]. However, hardly any studies have examined pharmacists’ perceptions of their roles in opioid crisis management, which includes their knowledge about pain management, alternative pain management, naloxone dispensing, collaborating with physicians on opioid management, educating physicians about opioids and naloxone, and counseling patients on opioids and naloxone. This study measured pharmacists’ perceptions and knowledge towards their role in opioid management and how it could change the course of opioid crisis. The overall study results indicate that pharmacists have positive attitudes towards opioid management; however, this positive attitude was more for newer pharmacists, those who have been practicing for less than five years. Though there was no difference in overall knowledge, the newer pharmacists were more inclined towards educating and counseling patients on opioids and naloxone dispensing, their role with physicians such as collaborative practice agreements for pain management, and their own roles including the authority to replace opioids with non-opioid pain management without consulting a physician. Potentially, the increased awareness about opioid crisis in the recent years may have prepared the newer pharmacists for their role in this crisis management. When asked about working with physicians in opioid crisis management, pharmacists who were practicing at sites other than community/independent pharmacies such as ambulatory care clinics, hospitals, and long-term care facilities had better attitudes. However, interestingly, the study was not able to find any difference in the attitude or knowledge based on the number of prescriptions or the number of pharmacists working in the pharmacy, which can be proxy variables for the busyness of the pharmacy or time constraint of the pharmacists. One potential explanation for this can be that pharmacies other than community/independent pharmacies may have a better work flow that allows them to spend increased time with physicians. An earlier study by Bradshaw and Doucette on physician’s attitudes towards community pharmacists in Utah demonstrates the importance of working conditions that allow pharmacist/patient interaction as mechanisms that would assist physicians in coordinating pharmacotherapy and providing patients with medication information [17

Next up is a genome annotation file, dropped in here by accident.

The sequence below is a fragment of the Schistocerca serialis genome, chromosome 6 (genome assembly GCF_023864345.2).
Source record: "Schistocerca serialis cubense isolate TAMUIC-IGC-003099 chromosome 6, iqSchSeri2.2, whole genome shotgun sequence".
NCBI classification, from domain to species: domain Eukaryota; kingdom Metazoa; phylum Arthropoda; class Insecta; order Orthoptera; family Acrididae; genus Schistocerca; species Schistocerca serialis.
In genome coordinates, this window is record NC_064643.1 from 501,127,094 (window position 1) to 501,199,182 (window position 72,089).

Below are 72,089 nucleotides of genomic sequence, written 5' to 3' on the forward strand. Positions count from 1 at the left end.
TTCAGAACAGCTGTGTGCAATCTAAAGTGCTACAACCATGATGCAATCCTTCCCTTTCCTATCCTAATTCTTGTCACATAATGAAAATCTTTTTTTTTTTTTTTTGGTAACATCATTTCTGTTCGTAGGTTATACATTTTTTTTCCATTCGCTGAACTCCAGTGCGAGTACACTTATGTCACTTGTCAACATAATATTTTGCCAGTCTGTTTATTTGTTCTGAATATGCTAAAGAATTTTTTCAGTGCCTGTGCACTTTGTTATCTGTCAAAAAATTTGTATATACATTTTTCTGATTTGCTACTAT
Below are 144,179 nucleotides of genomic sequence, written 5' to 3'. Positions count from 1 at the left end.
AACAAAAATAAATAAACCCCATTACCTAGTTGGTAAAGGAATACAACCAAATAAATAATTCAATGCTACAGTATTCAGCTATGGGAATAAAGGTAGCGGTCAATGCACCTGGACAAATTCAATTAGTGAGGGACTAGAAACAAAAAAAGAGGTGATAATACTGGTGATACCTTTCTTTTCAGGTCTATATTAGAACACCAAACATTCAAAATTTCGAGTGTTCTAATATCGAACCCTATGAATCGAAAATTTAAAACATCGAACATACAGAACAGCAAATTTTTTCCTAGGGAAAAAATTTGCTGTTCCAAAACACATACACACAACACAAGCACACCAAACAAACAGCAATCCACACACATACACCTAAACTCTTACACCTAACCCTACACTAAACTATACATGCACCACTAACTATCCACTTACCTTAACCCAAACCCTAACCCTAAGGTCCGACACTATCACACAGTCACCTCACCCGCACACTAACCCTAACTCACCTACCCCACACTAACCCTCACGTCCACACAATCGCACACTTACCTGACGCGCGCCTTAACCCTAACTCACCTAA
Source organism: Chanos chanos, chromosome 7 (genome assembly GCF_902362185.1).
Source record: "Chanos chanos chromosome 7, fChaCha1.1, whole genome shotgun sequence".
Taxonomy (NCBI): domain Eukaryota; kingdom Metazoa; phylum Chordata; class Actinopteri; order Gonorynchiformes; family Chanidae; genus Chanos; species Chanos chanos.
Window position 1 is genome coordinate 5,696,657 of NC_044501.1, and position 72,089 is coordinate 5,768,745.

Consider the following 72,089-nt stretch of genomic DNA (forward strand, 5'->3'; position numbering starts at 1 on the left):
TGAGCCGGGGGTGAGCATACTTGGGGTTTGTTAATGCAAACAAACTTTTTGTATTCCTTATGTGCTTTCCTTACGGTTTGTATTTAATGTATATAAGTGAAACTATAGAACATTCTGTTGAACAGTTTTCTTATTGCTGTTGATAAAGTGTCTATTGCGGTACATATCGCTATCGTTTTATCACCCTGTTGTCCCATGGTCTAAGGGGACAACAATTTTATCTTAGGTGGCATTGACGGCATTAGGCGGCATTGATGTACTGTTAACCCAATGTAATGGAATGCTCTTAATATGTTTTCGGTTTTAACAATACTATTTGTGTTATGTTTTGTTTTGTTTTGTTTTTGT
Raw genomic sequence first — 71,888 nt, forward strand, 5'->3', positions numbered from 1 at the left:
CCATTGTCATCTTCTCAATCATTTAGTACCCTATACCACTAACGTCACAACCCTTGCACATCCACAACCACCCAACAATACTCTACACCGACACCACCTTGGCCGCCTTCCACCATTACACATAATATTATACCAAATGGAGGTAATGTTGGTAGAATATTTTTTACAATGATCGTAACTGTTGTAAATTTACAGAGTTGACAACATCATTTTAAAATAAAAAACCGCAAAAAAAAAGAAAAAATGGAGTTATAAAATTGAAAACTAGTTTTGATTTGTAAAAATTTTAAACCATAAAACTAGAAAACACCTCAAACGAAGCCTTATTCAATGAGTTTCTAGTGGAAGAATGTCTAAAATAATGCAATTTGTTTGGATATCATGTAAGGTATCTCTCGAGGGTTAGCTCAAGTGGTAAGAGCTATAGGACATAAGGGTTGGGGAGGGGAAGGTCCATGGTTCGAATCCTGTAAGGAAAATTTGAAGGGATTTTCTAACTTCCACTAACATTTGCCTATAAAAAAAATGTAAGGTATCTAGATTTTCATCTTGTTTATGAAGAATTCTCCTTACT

]. Additionally, unlike pharmacists who work in hospital settings, community pharmacists do not have dedicated time to update their knowledge about the various new developments in pharmacotherapy. Thus, improved work flow and dedicated time for knowledge gain may support for community pharmacists to play a major role in public health issues such as opioid crisis management. It is also possible that the work ergonomics in community pharmacies (such as drive-through pharmacies), lack of mandatory break time, or the constant flow of patients may be contributing towards the less favorable attitudes of community pharmacists towards their role in opioid crisis.